When the media, including the Washington Post, pointed out that the rhetoric in the document mirrored what was said by Stefanik and Carlson, Stefanik was outraged. His official response to the Buffalo shooting, in a statement and a Tweeter from his office, was friendly. She is “heartbroken”, she prays for those who have lost their lives, etc. His campaign, however, took a different turn.
“Statement on Shameful, Dishonest and Dangerous Media Defamation,” its press release was titled.
“Any involvement or attempt to blame the heinous shooting in Buffalo on the congresswoman is a disgusting new low for the left, their Never Trump allies and the sycophant stenographers in the media,” adviser Alex DeGrasse wrote. “The shooting was an evil act and the criminal must be prosecuted to the full extent of the law.”
Stefanik herself shared her thoughts on her campaign Twitter account.
Democrats desperately want open borders and a massive amnesty for illegal immigrants to vote.
Like the vast majority of Americans, Republicans want to secure our borders and protect the integrity of elections.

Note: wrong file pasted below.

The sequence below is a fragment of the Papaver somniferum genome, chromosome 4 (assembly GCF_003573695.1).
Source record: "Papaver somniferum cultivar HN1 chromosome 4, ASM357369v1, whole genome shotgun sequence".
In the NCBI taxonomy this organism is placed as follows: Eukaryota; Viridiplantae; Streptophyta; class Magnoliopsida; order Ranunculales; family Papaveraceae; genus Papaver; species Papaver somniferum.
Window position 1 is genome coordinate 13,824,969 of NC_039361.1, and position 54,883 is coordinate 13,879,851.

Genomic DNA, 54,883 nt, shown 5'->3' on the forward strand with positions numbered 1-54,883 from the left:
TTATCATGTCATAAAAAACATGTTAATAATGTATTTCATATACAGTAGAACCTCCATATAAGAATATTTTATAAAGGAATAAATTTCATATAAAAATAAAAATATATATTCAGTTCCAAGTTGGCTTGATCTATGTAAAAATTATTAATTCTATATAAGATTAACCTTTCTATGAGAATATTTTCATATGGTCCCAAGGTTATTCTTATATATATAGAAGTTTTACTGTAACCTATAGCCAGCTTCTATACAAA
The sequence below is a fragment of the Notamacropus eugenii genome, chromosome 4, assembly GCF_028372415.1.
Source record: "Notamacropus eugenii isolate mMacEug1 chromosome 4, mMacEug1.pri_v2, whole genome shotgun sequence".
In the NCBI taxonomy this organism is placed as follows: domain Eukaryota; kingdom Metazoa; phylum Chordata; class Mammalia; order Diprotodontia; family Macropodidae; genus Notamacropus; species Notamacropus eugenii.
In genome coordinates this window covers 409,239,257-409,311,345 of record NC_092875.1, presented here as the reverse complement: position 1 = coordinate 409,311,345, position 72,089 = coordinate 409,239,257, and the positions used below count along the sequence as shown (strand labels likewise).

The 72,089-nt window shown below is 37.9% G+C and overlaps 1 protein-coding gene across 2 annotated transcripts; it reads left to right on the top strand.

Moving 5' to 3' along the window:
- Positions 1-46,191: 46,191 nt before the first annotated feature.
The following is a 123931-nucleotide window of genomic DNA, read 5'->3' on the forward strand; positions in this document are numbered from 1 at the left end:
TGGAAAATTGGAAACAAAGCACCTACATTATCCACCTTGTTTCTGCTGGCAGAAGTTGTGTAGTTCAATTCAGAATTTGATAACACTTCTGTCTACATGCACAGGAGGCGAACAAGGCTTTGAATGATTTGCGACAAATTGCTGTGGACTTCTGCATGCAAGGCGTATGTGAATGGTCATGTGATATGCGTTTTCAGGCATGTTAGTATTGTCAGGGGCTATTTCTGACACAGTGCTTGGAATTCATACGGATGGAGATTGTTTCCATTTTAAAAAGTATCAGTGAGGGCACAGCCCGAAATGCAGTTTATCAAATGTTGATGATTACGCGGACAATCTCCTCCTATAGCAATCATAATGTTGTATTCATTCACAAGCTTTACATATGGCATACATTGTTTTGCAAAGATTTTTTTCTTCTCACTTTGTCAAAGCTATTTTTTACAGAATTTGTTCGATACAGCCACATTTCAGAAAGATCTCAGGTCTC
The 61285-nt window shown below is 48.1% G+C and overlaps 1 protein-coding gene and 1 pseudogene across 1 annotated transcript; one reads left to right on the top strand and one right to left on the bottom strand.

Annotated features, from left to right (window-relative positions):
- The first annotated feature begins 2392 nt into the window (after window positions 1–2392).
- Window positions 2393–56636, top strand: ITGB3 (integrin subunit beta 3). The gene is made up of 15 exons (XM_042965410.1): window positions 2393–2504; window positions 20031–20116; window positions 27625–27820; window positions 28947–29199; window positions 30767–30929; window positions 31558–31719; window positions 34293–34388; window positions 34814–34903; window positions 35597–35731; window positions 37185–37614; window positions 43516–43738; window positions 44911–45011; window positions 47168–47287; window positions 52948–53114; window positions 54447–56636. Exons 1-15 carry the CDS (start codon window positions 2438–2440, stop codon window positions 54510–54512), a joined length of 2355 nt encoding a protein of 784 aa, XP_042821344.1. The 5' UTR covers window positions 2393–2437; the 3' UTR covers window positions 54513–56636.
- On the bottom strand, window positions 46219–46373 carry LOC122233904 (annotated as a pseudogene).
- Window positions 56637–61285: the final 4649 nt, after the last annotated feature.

— Elise Stefanik (@EliseStefanik) May 16, 2022
It’s a great replacement theory – but leaving open the idea that maybe it’s all just coincidence. (An email sent to Stefanik’s office asking whether she accepts or rejects the theory’s core premise only received the above campaign statement in response.) She doesn’t say it’s about an elite effort to intentionally replace American voters. She just says, you know, the Democrats want to bring in a group of immigrants and let them vote. That’s all.
Note, by the way, that even here Stefanik cannot avoid the Republican topic of the moment. Allowing immigrants to vote is “protecting the integrity of the election”, Donald Trump’s sole focus for the past 20 months. Since passing a law allowing immigrants to vote would not be a violation of electoral integrity in the sense that the laws would be broken, Stefanik is here simply looping “let these people vote” with ” it taints our elections”.
It is, in fact, irresponsible to suggest that the Buffalo shooter was influenced by Stefanik’s ad campaign; I suspect that very few teenagers have heard of Stefanik, and even fewer are the targets of his campaign fundraising appeals. But she still gave — gives — oxygen to the idea in a way that helps normalize its adoption and expand its reach.
The most important point here is that Stefanik will not abandon the rhetoric she used last September. Politicians have long been loath to admit their mistakes, like most humans. But at some point, elected leaders were expected to do what was right and hard by acknowledging their mistakes. This is no longer the case.